Point Grey Secondary School opened at 5350 East Boulevard in Kerrisdale. Boeing of Canada opened a plant on Coal Harbour this year. It had been the Hoffar-Beeching Shipyard at 1927 West Georgia; in 1930 Boeing would begin to build seaplanes there. Construction began on the East Lawn Building at Essondale (now Riverview) Hospital. The Commodore Cabaret opened December 3rd on Granville Street. Owners Nick Kogas and John Dillias began a tradition of showcasing local bands and international touring artists, and the place—known today as the Commodore Ballroom—is still bringing in big names in music. Members of the Cambrian Society, named after the Cambrian Hills in Wales, built a community hall at 215 East 17th Avenue.
The intense building activity in the city persuaded city leaders that some sort of direction was needed. That had prompted the formation in 1926 of the Vancouver Town Planning Commission, marking the beginning of formal planning efforts in the city. In 1928 the Commission had hired Harland Bartholomew and Associates, a town planning firm from St. Louis, Missouri which had designed city plans for many cities across the United States. On December 28 of this year Bartholomew submitted his report—which had been modified by the amalgamation with Point Grey and South Vancouver. The plan was ambitious. His team had surveyed the city, prepared detailed reports on zoning regulations, street design, transportation and transit, public recreation and civic art. They planned for a city of one million people focused on the “great seaport” of Burrard Inlet. The Fraser River banks and False Creek would be industrial. Businesses would spread evenly over the central business district to “prevent undue traffic congestion.” The West End would provide apartments close to jobs. “The Bartholomew Plan,” city planner Dr. Ann McAfee wrote in The Greater Vancouver Book
, “was never formally adopted by City Council. Nevertheless, over the years, much of Bartholomew's vision was realized.” The most well-known visible evidence today is the central boulevard down Cambie Street, south of King Edward.
Not all the building in Vancouver this year was ‘important.’ To the delight of local kids, the Pacific National Exhibition opened its first permanent amusement park, with rides and games. It was near the race track and was dubbed ‘Happyland.’ It would last to the end of the 1957 season, then be replaced by the bigger ‘Playland.’
In June, 1929 it was announced that Kingsway between Knight and Broadway was to be widened from 66 feet to 99. And there was a name change for a well-known building at the eastern end of False Creek. Known as Union Station from 1917 to 1928—housing the Great Northern and the Canadian Northern Pacific Railway, a precursor to the CNR—it became the Great Northern Station. The building would be demolished in 1965.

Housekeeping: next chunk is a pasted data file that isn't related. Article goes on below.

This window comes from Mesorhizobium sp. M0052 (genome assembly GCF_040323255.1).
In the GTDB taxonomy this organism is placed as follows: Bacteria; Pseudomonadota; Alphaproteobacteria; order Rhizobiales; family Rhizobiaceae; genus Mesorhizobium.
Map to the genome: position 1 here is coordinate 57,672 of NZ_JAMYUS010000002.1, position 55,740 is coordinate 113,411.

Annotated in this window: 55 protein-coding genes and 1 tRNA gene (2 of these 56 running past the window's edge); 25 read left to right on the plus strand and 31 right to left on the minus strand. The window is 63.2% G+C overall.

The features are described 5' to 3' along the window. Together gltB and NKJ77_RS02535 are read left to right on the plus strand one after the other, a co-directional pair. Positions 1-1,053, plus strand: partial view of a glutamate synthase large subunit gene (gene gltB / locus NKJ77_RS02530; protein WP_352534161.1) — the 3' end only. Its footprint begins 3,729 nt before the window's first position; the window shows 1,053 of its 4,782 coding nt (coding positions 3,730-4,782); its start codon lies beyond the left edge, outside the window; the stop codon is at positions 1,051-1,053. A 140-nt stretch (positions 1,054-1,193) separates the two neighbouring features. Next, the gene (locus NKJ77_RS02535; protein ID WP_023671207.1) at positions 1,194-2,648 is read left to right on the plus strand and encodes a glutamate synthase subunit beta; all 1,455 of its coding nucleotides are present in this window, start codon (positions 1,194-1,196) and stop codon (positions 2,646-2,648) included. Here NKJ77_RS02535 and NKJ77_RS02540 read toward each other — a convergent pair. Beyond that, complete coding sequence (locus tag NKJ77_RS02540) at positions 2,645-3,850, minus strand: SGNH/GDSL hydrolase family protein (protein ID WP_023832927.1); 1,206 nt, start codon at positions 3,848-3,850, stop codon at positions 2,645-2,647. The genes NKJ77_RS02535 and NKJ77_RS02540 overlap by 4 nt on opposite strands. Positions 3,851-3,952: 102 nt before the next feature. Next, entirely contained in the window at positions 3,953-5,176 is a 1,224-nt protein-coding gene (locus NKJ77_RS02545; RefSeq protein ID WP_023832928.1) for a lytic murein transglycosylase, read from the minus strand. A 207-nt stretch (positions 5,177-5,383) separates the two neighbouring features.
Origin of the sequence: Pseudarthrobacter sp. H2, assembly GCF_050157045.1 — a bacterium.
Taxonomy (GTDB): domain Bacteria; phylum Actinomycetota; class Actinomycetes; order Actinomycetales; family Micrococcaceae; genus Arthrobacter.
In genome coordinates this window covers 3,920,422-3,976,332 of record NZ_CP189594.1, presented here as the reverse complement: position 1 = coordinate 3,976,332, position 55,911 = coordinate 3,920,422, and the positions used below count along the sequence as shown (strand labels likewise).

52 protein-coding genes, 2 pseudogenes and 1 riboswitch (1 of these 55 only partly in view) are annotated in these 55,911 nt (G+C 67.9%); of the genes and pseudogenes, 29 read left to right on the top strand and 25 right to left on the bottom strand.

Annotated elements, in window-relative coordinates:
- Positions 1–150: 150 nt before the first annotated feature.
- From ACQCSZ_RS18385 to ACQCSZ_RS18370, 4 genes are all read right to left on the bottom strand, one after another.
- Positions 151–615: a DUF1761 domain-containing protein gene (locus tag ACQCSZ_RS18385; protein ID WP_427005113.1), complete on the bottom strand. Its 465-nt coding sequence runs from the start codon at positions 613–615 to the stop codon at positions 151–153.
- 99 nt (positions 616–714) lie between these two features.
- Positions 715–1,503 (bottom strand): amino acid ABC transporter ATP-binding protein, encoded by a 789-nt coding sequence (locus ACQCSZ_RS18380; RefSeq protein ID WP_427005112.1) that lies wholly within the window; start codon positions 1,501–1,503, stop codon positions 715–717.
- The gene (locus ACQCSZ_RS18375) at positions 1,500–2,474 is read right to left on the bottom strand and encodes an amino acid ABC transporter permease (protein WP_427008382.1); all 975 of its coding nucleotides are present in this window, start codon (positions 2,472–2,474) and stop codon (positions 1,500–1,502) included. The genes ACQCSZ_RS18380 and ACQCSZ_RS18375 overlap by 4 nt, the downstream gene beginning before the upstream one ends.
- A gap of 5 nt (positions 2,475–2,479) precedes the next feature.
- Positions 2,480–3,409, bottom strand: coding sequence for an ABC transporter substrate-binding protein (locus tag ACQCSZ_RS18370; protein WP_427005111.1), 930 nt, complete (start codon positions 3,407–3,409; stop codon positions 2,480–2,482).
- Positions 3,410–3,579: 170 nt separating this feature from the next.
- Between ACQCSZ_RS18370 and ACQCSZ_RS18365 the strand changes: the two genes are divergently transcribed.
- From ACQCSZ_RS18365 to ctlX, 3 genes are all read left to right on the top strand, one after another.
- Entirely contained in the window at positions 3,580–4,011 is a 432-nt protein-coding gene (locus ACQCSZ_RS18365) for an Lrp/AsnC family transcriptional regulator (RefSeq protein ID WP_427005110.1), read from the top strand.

Over in North Vancouver, the North Shore Hospital opened May 30, and on June 28 bids were called for a bridge over the Capilano River in West Vancouver.
One of the local broadcasting phenomena of those early years was a fellow at CKCD named Earle Kelly, 50, a night editor at the Province
. Chosen for his authoritative voice and crisp enunciation he began broadcasting newscasts this year for the newspaper’s station, CKCD, and became known as “Mr. Good Evening” for his lugubrious introduction to those programs. (He never identified himself on these broadcasts.) Kelly, born Michael Aloysius Kelly to Irish parents in Australia, became known as Canada's first personality broadcaster. He would carry on his broadcasts seven nights a week for 17 years and become famous throughout western Canada. There is a delightful profile of Kelly, written by Vancouver’s Gord Lansdell, here
1929 brought changes in the transportation future of Vancouver. Charles Lindbergh had sparked intense interest in air travel with his 1927 solo flight across the Atlantic. In July of this year he was touring the U.S., speaking in various cities, and when he got to Seattle a Province
reporter asked him if he would consider coming up to Vancouver. Lindbergh said no. “Your airport isn’t fit to land on,” he said. That embarrassed Vancouver, and prompted the push to build one that was! It would open in 1931.
Down on the ground, the Canadian Pacific Railway began having ‘Hudson’ type steam locomotives built this year by the Montreal Locomotive Works Company. One of them is B.C.’s well-known Royal Hudson. Before production halted in 1940 MLW built 65 of these powerful and marvellously fast engines. The last model produced had a top speed of more than 144 kilometres per hour. They would not get the ‘Royal’ designation, by the way, for another 10 years, when King George VI and Queen Elizabeth (the Queen Mother) rode in them across the country.